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Real Epistemology, or On Being Your Own Scientist
by Joel Marks
The words “and other” are a part of the name of this column because occasionally I like to discuss topics other than morality and ethics. Philosophy is generally thought to consist of three main areas of inquiry: metaphysics, epistemology, and ethics. Ethics has to do, of course, with right and wrong and good and bad; metaphysics considers the nature of being, while epistemology tackles the problem of knowledge. A metaphysical question I have dealt with in this column is whether the ‘light’ of consciousness plays an important role in human existence, or could we get along just as well “in the dark”? (see Issue 44).
But what is this ‘problem’ of knowledge? The classic epistemic question was posed by René Descartes: How do I know that I am not now dreaming? He thought he had an answer to that question, and his Meditations do make for a mesmerizing read in this regard. I don’t think he succeeded, however. To me the question itself remains the philosophical nugget of his inquiry, for it leads us to consider our lives and the world in a whole new way.
As fascinating as such posers are, I believe that we encounter epistemological problems in our daily life that have practical significance, yet still partake of the insoluble nature of a perennial problem of philosophy. I call them ‘real epistemology.’ Let me now relate an extended example.
I suffer from a chronic health condition which causes me some pain on an ongoing basis, with occasional bouts of acute pain. I have seen many specialists about it, none of whom has a clue about its etiology. However, one doctor – a so-called pain specialist – suggested that I try a little brown pill that might anesthetize me to the pain. Lo and behold, it worked. He then suggested that this could be an important clue about the nature of the pain and advised me to consult another doctor in the most likely specialty.
I did so. Unfortunately, that specialist could only shrug his shoulders. He had no idea what the efficacy of the little brown pill could mean about my condition. I left it at that, since at least I had a ‘fix’ for the symptom if not for the disease itself.
Then one day I missed one of my thrice-daily doses. The pain did not return. So, on the principle that fewer pills are better than more, I decided to experiment with a reduced dosage. Things went along fine for awhile, but then some pain returned. I had really hoped that the condition might have corrected itself in the interim, but I was disappointed. Since the previous specialist could not help me, I sought out yet another specialist to try again to root out the underlying cause of the pain.
The first thing I asked this new doctor was whether I should return to the higher dosage of the little brown pills. His response came as a complete surprise: He instructed me to stop taking them altogether since they could not possibly be addressing my condition. When I spluttered my amazement at this denial of the plain facts, he dismissed my evidence as coincidental. My pain just happened to subside when I had started to take those pills. His scientifically grounded knowledge trumped my personal experience.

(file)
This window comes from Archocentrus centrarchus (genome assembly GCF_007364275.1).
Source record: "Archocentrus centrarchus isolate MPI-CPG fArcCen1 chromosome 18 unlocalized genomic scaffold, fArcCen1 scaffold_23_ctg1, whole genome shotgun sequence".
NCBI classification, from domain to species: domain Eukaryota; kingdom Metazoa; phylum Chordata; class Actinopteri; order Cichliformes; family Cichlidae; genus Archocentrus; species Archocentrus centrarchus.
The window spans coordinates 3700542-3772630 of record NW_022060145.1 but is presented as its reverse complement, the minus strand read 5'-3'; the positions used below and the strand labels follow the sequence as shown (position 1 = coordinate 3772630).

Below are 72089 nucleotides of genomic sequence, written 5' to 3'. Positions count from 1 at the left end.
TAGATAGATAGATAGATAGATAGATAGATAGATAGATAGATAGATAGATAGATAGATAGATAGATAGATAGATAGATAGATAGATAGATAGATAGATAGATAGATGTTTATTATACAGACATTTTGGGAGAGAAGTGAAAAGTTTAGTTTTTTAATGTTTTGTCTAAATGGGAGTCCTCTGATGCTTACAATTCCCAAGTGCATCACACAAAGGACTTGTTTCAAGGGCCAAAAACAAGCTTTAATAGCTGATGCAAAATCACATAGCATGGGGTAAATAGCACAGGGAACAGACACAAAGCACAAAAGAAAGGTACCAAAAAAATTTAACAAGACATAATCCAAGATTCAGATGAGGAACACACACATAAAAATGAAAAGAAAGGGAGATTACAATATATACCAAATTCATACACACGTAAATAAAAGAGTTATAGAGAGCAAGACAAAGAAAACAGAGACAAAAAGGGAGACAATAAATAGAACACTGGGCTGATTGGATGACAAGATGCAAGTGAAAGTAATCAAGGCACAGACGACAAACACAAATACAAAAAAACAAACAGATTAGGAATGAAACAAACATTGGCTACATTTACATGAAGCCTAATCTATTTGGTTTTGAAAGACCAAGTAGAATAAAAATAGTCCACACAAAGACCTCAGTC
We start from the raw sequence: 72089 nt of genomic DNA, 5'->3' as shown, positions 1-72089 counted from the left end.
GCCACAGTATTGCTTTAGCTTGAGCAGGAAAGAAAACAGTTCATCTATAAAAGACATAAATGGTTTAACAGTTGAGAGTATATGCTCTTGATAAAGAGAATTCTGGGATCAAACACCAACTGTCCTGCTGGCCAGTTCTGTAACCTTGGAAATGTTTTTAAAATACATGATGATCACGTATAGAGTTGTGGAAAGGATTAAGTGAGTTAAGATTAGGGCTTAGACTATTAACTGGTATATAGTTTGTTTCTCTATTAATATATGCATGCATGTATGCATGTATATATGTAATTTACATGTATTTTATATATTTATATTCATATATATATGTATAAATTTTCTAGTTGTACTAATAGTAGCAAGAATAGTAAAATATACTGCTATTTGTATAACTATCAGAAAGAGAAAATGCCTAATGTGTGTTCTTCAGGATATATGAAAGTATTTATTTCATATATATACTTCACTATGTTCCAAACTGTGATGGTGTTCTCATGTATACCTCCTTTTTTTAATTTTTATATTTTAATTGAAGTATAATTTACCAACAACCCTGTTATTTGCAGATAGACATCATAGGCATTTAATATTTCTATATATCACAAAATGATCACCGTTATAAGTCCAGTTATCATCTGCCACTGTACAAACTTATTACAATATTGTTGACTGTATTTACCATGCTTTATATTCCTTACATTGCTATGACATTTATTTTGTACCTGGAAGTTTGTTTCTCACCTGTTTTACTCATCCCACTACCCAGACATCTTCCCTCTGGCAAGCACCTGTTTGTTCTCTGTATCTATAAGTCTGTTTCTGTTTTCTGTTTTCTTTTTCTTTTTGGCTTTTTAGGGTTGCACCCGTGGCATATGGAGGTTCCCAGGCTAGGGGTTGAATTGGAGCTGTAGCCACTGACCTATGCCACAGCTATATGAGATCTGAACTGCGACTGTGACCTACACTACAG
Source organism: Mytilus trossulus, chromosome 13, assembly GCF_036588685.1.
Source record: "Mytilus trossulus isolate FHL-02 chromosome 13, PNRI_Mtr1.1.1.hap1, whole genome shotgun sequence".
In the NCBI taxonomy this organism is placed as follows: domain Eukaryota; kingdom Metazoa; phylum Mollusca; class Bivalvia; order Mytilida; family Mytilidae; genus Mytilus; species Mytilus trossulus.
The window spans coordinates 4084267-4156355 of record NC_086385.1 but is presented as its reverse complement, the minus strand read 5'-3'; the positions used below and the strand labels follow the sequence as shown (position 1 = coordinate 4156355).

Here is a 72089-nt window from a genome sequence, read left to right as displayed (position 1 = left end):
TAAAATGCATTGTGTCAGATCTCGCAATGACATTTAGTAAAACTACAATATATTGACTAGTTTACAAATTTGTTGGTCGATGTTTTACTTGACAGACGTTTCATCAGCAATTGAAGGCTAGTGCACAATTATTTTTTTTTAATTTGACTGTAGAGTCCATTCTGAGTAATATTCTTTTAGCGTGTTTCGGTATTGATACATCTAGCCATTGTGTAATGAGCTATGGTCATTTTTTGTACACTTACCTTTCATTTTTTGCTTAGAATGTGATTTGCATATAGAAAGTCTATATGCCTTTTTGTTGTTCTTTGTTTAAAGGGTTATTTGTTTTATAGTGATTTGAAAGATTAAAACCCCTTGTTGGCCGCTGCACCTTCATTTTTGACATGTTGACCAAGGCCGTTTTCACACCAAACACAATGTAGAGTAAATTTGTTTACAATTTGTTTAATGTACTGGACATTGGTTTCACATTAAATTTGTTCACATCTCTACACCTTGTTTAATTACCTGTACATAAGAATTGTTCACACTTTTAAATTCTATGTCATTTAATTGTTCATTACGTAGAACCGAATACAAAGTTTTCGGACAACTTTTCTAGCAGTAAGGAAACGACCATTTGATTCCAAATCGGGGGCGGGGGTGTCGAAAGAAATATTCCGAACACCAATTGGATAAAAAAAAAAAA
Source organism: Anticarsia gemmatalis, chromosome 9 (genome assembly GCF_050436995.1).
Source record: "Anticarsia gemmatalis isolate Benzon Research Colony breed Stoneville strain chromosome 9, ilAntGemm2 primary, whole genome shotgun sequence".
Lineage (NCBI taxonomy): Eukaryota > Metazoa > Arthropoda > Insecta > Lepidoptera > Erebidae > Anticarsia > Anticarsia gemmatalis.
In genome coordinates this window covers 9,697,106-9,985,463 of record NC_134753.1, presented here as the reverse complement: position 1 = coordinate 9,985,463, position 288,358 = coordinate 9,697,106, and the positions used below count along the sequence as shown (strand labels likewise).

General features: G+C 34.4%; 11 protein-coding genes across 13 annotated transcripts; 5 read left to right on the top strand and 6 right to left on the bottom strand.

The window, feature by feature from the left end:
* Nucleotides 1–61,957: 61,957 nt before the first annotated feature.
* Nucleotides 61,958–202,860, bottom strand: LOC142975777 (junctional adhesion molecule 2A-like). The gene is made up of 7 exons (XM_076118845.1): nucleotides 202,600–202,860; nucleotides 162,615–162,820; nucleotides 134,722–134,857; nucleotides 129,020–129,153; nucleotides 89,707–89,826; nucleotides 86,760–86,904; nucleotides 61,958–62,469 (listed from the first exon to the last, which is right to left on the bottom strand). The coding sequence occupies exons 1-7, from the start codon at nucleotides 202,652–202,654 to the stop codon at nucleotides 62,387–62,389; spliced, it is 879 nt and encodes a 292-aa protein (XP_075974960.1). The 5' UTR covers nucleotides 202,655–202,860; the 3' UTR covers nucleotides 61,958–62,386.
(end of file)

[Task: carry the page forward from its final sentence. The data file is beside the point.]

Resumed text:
Well, I decided to follow his advice, and, lo and behold, my pain remained constant. This was hardly encouraging, but at least I wasn’t taking unnecessary pills. Meanwhile he was trying a new regime on me based on his hunch about my real problem.
More time went by. Nothing at all changed in my condition. Then I experienced another acute episode. I returned to the latest specialist. He dismissed this relapse as having no significance, said the pain would go away, and told me to return in thirty days. He thereby joined a long line of doctors who have ejected me from their offices when they had nothing more to offer me. (You can be sure that this will be the topic of a future ‘moral moment’.)
What now? I was in severe pain with nowhere to turn. I considered ‘alternative’ medicine, and am indeed now pursuing it. But I still wondered about that little brown pill, which had seemed to me to be so helpful in the past. So I took it upon myself to resume using it, and at the original dosage. Lo and behold, the pain went away in a day.
Now, here is the epistemological problem: Do I know that this pill works? On the one hand there is a medical doctor who denies that this is possible. On the other hand there is my experience. However, my experience is not scientific. For knowledge to be scientific it must be based on controlled observation, which in this case would mean having a ‘control condition’ as well as an ‘experimental condition’. That is, I would need to test whether my pain would have gone away even if I had not resumed taking the pills. But I cannot do that.
What one is trying to control for is the influence of other possible causes on the turn of events. Thus, a truly scientific trial tries to isolate a single ‘independent variable,’ but in real life that is seldom if ever possible. Thus, maybe my flare-up was dying out of its own accord at the very time I started to take the pills again. Also, there was a decided change of temperature (as summer finally took hold), that could well have affected my condition, which I have noticed in the past (or think I have noticed!) to be cold-sensitive. Also, various other of my mental and physical circumstances had been changing significantly during that same time period.
The moral of this epistemic moment: It is very hard to be your own scientist (not to mention, your own doctor). But I now swear by the little brown pill (and I’m ready to swear at that last doctor!).
© Joel Marks 2006
Joel Marks is Professor of Philosophy at the University of New Haven in West Haven, Connecticut. www.moralmoments.com